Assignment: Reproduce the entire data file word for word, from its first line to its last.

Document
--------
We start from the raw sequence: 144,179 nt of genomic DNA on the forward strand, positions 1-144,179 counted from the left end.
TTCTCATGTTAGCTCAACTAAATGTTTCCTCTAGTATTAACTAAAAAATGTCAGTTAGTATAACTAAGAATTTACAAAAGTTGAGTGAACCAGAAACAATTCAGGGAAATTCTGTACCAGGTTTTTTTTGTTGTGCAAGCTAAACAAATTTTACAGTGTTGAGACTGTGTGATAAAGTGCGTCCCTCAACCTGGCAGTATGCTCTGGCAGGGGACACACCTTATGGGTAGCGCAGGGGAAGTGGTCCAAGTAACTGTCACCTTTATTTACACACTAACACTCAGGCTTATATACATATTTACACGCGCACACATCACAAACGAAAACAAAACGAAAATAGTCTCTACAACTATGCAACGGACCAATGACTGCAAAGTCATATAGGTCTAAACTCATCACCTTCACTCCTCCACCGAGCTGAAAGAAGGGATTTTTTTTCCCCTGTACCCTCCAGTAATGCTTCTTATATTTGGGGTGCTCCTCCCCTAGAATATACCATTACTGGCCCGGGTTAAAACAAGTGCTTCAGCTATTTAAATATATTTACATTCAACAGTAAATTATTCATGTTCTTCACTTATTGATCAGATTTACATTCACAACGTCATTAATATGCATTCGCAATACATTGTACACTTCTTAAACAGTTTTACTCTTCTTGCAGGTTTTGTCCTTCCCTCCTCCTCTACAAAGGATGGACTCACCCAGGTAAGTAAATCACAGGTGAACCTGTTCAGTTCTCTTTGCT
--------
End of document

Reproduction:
We start from the raw sequence: 144,179 nt of genomic DNA on the forward strand, positions 1-144,179 counted from the left end.
TTCTCATGTTAGCTCAACTAAATGTTTCCTCTAGTATTAACTAAAAAATGTCAGTTAGTATAACTAAGAATTTACAAAAGTTGAGTGAACCAGAAACAATTCAGGGAAATTCTGTACCAGGTTTTTTTTGTTGTGCAAGCTAAACAAATTTTACAGTGTTGAGACTGTGTGATAAAGTGCGTCCCTCAACCTGGCAGTATGCTCTGGCAGGGGACACACCTTATGGGTAGCGCAGGGGAAGTGGTCCAAGTAACTGTCACCTTTATTTACACACTAACACTCAGGCTTATATACATATTTACACGCGCACACATCACAAACGAAAACAAAACGAAAATAGTCTCTACAACTATGCAACGGACCAATGACTGCAAAGTCATATAGGTCTAAACTCATCACCTTCACTCCTCCACCGAGCTGAAAGAAGGGATTTTTTTTCCCCTGTACCCTCCAGTAATGCTTCTTATATTTGGGGTGCTCCTCCCCTAGAATATACCATTACTGGCCCGGGTTAAAACAAGTGCTTCAGCTATTTAAATATATTTACATTCAACAGTAAATTATTCATGTTCTTCACTTATTGATCAGATTTACATTCACAACGTCATTAATATGCATTCGCAATACATTGTACACTTCTTAAACAGTTTTACTCTTCTTGCAGGTTTTGTCCTTCCCTCCTCCTCTACAAAGGATGGACTCACCCAGGTAAGTAAATCACAGGTGAACCTGTTCAGTTCTCTTTGCT